I have taken some tests for Asperger's which gives a rating point, and the higher you score its more likely that you have asperger. I was just wondering if this means that there are degrees of asperger, that everyone is asperger to some degree, or is this rating just a property of the test, and people either have asperger syndrome or not?
Whatever test you took, it does not test Asperger. It tests for symptoms that are typical in someone with Asperger.
For example one Asperger test asks you to rate the following statement (translated from German) on a skale from 1 = "totally disagree" to 4 = totally agree":
- I prefer to spend my leisure time with other people rather than alone.
Now of course people with Asperger often tend to stay by themselves and undertake things alone rather than with friends, but many non-Asperger people might feel that they sometimes enjoy time alone also, for example if they are naturally shy and find being with others enjoyable but exhausting, or if they have a job dealing with people and they like to have some free time by themselves to relax from the constant interaction.
Just this weekend I read an interview with one of the most influential German movie directors, Doris Dörrie, who said how she likes to go on holidays by herself, especially to foreign countries where she cannot interact with anyone because she does not speak the language, and she goes on to tell how she went to Japan and enjoyed her aloneness tremendously and spent whole days basking in being outside society and looking on. Totally Asperger, if you think about it. But her job is to intensely interact with people, and she simply needs time off from that.
It's totally unremarkable that many people show some of the behaviors or emotions that people with Asperger (or other psychological disorders) show. It does not mean that they have Asperger to some degree. Rather, if someone rates very high in that test, that is merely an indication that they very likely have Asperger. No psychological diagnosis relies purely on a single self-report measure, but on a complex series of observation, interviews, and a battery of tests.
Also see the answer by Eoin for a different perspective on the question.
Two additional points to the previous answer from
With the release of the 5th edition of the Diagnostic and Statistical Manual of Mental Disorders (DSM-5), Asperger's is no longer classified as a condition in its own right, but as Autism coupled with high intelligence and intact language skills.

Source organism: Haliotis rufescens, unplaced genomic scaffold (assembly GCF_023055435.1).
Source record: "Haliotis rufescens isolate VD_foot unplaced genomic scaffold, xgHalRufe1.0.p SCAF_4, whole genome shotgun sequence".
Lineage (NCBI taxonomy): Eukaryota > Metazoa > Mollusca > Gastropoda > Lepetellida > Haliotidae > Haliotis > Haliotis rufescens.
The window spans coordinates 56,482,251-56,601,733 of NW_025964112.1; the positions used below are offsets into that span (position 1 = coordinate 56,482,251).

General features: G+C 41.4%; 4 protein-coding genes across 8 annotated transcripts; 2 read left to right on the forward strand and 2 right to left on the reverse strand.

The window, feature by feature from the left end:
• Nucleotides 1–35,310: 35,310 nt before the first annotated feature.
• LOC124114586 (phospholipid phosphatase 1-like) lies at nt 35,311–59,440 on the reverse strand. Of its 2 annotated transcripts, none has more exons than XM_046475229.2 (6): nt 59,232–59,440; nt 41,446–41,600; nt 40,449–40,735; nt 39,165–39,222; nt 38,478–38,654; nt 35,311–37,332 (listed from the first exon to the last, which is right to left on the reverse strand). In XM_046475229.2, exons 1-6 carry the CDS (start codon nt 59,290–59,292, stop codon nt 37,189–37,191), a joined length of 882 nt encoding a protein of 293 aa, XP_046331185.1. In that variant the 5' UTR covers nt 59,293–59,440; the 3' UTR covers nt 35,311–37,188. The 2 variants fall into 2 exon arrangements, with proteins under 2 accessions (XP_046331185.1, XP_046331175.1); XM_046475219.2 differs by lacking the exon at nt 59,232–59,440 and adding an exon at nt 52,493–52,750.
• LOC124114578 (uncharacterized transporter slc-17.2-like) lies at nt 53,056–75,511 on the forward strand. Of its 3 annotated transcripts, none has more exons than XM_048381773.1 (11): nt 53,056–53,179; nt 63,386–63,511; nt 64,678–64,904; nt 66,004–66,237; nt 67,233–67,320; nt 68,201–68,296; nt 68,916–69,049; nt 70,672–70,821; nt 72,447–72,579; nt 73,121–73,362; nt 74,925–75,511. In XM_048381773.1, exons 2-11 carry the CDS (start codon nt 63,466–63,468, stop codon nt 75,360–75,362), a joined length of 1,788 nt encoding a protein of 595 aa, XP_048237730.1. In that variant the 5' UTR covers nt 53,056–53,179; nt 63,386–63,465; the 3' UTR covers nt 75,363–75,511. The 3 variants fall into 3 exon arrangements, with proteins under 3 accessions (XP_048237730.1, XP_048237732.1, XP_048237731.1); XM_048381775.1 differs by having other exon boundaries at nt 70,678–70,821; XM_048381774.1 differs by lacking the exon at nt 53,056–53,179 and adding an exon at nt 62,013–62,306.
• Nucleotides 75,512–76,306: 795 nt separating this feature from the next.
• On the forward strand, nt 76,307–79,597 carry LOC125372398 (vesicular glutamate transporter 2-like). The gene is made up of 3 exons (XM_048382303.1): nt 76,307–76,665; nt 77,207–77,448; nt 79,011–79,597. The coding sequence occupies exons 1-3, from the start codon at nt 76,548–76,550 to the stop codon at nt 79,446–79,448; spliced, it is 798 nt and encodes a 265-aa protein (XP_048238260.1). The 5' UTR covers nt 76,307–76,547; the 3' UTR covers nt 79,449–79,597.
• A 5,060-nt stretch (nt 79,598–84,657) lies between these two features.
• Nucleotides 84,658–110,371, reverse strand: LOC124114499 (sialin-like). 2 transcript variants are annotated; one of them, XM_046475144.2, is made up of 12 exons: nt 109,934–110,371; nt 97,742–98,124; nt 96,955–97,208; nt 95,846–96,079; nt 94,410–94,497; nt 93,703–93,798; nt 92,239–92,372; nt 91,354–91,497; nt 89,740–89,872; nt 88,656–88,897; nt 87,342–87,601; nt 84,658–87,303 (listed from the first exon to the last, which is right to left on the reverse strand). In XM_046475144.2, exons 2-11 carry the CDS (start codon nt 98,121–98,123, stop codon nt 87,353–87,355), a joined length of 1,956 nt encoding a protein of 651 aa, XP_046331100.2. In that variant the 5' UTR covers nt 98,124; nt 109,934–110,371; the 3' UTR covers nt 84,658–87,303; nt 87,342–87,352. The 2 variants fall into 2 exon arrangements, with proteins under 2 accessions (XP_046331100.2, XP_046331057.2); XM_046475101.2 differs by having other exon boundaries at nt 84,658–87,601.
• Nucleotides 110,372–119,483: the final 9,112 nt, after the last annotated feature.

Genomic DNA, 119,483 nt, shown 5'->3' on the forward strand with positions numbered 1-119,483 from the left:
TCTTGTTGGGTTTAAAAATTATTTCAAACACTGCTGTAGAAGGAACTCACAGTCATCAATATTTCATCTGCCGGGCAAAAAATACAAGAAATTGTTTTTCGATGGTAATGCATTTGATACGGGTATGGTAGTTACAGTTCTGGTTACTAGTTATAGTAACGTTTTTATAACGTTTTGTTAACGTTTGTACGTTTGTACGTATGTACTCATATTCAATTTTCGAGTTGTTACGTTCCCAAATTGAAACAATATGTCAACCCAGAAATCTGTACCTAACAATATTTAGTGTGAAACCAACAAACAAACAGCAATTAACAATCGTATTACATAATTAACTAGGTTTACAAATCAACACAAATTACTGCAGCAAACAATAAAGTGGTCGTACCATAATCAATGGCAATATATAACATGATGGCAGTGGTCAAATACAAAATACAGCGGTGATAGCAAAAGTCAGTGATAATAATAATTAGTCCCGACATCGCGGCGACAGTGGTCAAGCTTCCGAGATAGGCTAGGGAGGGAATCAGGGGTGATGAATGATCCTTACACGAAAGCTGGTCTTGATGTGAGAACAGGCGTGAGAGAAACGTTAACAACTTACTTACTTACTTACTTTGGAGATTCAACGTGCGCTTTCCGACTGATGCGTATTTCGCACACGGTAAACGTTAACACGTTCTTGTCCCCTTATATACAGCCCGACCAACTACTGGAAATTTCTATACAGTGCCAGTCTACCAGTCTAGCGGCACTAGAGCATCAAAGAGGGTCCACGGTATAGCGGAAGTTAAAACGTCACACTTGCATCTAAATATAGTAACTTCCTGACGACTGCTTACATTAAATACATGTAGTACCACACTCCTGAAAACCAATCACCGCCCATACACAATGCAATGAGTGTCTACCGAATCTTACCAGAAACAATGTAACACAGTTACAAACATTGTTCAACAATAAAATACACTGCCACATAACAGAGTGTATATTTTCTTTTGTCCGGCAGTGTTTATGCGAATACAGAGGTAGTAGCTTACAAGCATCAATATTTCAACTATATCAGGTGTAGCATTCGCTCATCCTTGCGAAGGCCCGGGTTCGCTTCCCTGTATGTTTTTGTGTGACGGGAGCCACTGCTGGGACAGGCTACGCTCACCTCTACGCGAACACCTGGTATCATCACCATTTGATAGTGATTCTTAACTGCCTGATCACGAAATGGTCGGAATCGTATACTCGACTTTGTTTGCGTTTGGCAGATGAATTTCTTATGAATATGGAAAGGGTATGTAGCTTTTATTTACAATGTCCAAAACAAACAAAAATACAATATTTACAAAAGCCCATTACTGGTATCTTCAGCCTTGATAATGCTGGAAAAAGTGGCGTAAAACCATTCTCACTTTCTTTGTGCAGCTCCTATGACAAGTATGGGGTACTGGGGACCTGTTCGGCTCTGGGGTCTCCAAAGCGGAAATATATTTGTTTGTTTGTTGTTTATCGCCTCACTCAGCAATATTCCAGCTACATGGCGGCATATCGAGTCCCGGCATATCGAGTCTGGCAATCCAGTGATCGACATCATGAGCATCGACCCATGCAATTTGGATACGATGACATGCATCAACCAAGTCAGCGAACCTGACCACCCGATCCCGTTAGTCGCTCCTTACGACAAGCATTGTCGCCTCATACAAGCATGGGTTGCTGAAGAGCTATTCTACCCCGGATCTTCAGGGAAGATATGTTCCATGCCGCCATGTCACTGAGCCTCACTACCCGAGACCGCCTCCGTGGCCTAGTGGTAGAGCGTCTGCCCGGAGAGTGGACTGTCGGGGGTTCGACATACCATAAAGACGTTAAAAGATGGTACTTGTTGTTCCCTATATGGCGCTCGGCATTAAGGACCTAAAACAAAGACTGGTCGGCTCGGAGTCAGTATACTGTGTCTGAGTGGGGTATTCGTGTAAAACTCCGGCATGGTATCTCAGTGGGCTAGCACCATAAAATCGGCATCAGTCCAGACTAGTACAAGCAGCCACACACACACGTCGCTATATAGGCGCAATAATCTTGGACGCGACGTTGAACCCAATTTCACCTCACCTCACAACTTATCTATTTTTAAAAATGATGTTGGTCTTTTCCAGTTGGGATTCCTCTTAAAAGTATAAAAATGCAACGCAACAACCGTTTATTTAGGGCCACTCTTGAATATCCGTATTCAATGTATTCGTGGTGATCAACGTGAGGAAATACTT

Almost all accounts of Autism hold that it exists as a spectrum, or a continuum: some people are very typical of the condition, some people are very strongly the opposite, and most people are somewhere in between.
Autism (and Asperger's) is characterized by a 'triad of impairments' to social interaction,communication (less so for Asperger's), and flexible imaginative functions (i.e. repeated/stereotyped behaviours and interests). Obviously, these are traits that vary across the general population as well (I, like many scientists, can be very focused and one-track in my interests).
I recently also came across a paper by Happé and Ronald (2008) (link) arguing that, genetically speaking, these traits vary independently of each other in the general population. It's only when someone has high levels of all three that they are diagnosed as having Autism.
Finally, for an even more broad theory of Autistic traits in the general population, take a look at Simon Baron-Cohen's extreme male brain theory of autism, which states that people differ in the fundamental trait of being either 'empathizing' or 'systematizing', with men tending to be more 'systematizing'. Autism, then, is just a case of being more like a male brain then usual, or super-systematizing.
I hope this is some help!
No. Everyone is not a little bit autistic. Everyone may not be "typically developing" in some or some aspect; but autism is not universal.
Apparently Same symptoms or same behaviour may have complete different reasons.
Aspergers is predominately a communication problem and problem with social guesswork. Usually a vast number of other complaints co-occur which are invisible from outside. It not necessarily includes introversion, rather the introversion is sometimes a byproduct of failed communication with peer group.
Some typically developing people may be shy or introverted. Who do not like to make friends. But they have good social skills.
Some people may develop narcissistic personality disorder. Which is a problem about ego. They may have manipulative nature. They tend to have good understanding of social cues.
In some cases these condition may be co-occuring. However everyone is not autistic, and there isn't a thing like being a "little bit" autistic. Being in even very mild end of ASD spectrum is usually a very stressful condition, however the invisibility of the disability often blends it so much indistinguishably with typically developing population.
Another situation of similar superficial appearance, Also Say for a restless uncontrollable behaviour may look common with ADHD and some ASD as well as typically developing. But the inherent reason may be very different. Such as for ADHD it may be a shifting attention and energetic impulse, whereas in ASD it may be the anxiety developed from lack of predictability of a real life process going on. A typically developing person can do the same due to joy or anger or boredom but they have better response inhibition. Even bipolar patients may have indistinguishable symptom, but that is due to an unusual state of mood and feeling, even without triggered by another reason.
Psychology is very tricky. Not only behaviours but the reasons behind behaviour to be considered.